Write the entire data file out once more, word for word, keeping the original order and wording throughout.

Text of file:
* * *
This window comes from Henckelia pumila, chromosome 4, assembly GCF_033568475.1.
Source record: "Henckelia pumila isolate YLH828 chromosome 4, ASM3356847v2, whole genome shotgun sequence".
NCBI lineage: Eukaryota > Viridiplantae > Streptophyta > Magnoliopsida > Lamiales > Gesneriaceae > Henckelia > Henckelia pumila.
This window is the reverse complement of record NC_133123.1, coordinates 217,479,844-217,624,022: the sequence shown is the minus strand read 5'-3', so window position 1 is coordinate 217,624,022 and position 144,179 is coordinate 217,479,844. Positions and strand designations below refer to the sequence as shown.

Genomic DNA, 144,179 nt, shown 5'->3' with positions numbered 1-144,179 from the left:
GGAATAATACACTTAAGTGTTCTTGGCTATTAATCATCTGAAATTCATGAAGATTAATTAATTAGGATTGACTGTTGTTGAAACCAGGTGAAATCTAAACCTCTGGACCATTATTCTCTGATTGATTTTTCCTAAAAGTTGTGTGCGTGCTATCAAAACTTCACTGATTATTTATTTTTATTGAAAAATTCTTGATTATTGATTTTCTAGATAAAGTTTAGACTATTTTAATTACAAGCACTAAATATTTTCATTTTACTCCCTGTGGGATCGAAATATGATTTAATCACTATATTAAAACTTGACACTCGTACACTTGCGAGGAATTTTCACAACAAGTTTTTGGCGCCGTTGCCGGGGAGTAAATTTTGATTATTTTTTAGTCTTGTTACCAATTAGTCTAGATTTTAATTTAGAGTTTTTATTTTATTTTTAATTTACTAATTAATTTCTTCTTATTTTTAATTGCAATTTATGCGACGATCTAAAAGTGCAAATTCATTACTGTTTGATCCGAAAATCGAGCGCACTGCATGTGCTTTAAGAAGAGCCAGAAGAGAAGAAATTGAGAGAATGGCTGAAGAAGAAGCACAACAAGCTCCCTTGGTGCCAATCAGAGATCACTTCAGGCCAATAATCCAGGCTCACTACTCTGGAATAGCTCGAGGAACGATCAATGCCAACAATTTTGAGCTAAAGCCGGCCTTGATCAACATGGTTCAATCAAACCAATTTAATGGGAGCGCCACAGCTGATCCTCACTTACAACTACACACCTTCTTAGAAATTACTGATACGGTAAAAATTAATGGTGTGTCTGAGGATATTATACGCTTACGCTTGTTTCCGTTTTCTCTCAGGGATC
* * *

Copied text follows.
This window comes from Henckelia pumila, chromosome 4, assembly GCF_033568475.1.
Source record: "Henckelia pumila isolate YLH828 chromosome 4, ASM3356847v2, whole genome shotgun sequence".
NCBI lineage: Eukaryota > Viridiplantae > Streptophyta > Magnoliopsida > Lamiales > Gesneriaceae > Henckelia > Henckelia pumila.
This window is the reverse complement of record NC_133123.1, coordinates 217,479,844-217,624,022: the sequence shown is the minus strand read 5'-3', so window position 1 is coordinate 217,624,022 and position 144,179 is coordinate 217,479,844. Positions and strand designations below refer to the sequence as shown.

Genomic DNA, 144,179 nt, shown 5'->3' with positions numbered 1-144,179 from the left:
GGAATAATACACTTAAGTGTTCTTGGCTATTAATCATCTGAAATTCATGAAGATTAATTAATTAGGATTGACTGTTGTTGAAACCAGGTGAAATCTAAACCTCTGGACCATTATTCTCTGATTGATTTTTCCTAAAAGTTGTGTGCGTGCTATCAAAACTTCACTGATTATTTATTTTTATTGAAAAATTCTTGATTATTGATTTTCTAGATAAAGTTTAGACTATTTTAATTACAAGCACTAAATATTTTCATTTTACTCCCTGTGGGATCGAAATATGATTTAATCACTATATTAAAACTTGACACTCGTACACTTGCGAGGAATTTTCACAACAAGTTTTTGGCGCCGTTGCCGGGGAGTAAATTTTGATTATTTTTTAGTCTTGTTACCAATTAGTCTAGATTTTAATTTAGAGTTTTTATTTTATTTTTAATTTACTAATTAATTTCTTCTTATTTTTAATTGCAATTTATGCGACGATCTAAAAGTGCAAATTCATTACTGTTTGATCCGAAAATCGAGCGCACTGCATGTGCTTTAAGAAGAGCCAGAAGAGAAGAAATTGAGAGAATGGCTGAAGAAGAAGCACAACAAGCTCCCTTGGTGCCAATCAGAGATCACTTCAGGCCAATAATCCAGGCTCACTACTCTGGAATAGCTCGAGGAACGATCAATGCCAACAATTTTGAGCTAAAGCCGGCCTTGATCAACATGGTTCAATCAAACCAATTTAATGGGAGCGCCACAGCTGATCCTCACTTACAACTACACACCTTCTTAGAAATTACTGATACGGTAAAAATTAATGGTGTGTCTGAGGATATTATACGCTTACGCTTGTTTCCGTTTTCTCTCAGGGATC